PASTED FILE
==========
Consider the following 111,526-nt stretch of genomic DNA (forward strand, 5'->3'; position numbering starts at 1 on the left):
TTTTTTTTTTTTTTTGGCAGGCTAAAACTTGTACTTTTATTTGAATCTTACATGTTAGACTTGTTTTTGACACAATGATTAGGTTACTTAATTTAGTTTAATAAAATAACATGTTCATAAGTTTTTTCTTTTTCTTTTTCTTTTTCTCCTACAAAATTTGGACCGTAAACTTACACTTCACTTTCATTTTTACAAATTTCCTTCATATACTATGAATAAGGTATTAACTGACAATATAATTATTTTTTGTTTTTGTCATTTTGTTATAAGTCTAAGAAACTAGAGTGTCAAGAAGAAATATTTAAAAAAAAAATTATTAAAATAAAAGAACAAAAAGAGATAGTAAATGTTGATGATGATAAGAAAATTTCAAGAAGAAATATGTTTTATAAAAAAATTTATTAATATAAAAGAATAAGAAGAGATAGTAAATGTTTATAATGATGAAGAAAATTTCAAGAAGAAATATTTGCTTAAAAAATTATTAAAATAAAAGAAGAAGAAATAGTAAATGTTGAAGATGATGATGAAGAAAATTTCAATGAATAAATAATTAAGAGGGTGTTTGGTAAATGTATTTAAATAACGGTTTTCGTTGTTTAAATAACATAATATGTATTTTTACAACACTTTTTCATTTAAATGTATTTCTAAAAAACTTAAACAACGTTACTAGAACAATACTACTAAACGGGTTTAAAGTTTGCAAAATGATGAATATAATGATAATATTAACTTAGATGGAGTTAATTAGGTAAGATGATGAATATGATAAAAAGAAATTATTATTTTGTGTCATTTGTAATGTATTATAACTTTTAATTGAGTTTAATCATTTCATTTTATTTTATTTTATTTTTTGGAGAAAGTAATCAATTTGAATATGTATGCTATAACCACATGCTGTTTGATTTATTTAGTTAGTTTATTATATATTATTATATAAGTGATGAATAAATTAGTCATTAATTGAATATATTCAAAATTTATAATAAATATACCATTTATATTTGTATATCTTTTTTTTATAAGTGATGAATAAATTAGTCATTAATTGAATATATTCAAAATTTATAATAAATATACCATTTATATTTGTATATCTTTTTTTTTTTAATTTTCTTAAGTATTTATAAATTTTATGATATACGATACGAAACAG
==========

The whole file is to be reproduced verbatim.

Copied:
Consider the following 111,526-nt stretch of genomic DNA (forward strand, 5'->3'; position numbering starts at 1 on the left):
TTTTTTTTTTTTTTTGGCAGGCTAAAACTTGTACTTTTATTTGAATCTTACATGTTAGACTTGTTTTTGACACAATGATTAGGTTACTTAATTTAGTTTAATAAAATAACATGTTCATAAGTTTTTTCTTTTTCTTTTTCTTTTTCTCCTACAAAATTTGGACCGTAAACTTACACTTCACTTTCATTTTTACAAATTTCCTTCATATACTATGAATAAGGTATTAACTGACAATATAATTATTTTTTGTTTTTGTCATTTTGTTATAAGTCTAAGAAACTAGAGTGTCAAGAAGAAATATTTAAAAAAAAAATTATTAAAATAAAAGAACAAAAAGAGATAGTAAATGTTGATGATGATAAGAAAATTTCAAGAAGAAATATGTTTTATAAAAAAATTTATTAATATAAAAGAATAAGAAGAGATAGTAAATGTTTATAATGATGAAGAAAATTTCAAGAAGAAATATTTGCTTAAAAAATTATTAAAATAAAAGAAGAAGAAATAGTAAATGTTGAAGATGATGATGAAGAAAATTTCAATGAATAAATAATTAAGAGGGTGTTTGGTAAATGTATTTAAATAACGGTTTTCGTTGTTTAAATAACATAATATGTATTTTTACAACACTTTTTCATTTAAATGTATTTCTAAAAAACTTAAACAACGTTACTAGAACAATACTACTAAACGGGTTTAAAGTTTGCAAAATGATGAATATAATGATAATATTAACTTAGATGGAGTTAATTAGGTAAGATGATGAATATGATAAAAAGAAATTATTATTTTGTGTCATTTGTAATGTATTATAACTTTTAATTGAGTTTAATCATTTCATTTTATTTTATTTTATTTTTTGGAGAAAGTAATCAATTTGAATATGTATGCTATAACCACATGCTGTTTGATTTATTTAGTTAGTTTATTATATATTATTATATAAGTGATGAATAAATTAGTCATTAATTGAATATATTCAAAATTTATAATAAATATACCATTTATATTTGTATATCTTTTTTTTATAAGTGATGAATAAATTAGTCATTAATTGAATATATTCAAAATTTATAATAAATATACCATTTATATTTGTATATCTTTTTTTTTTTAATTTTCTTAAGTATTTATAAATTTTATGATATACGATACGAAACAG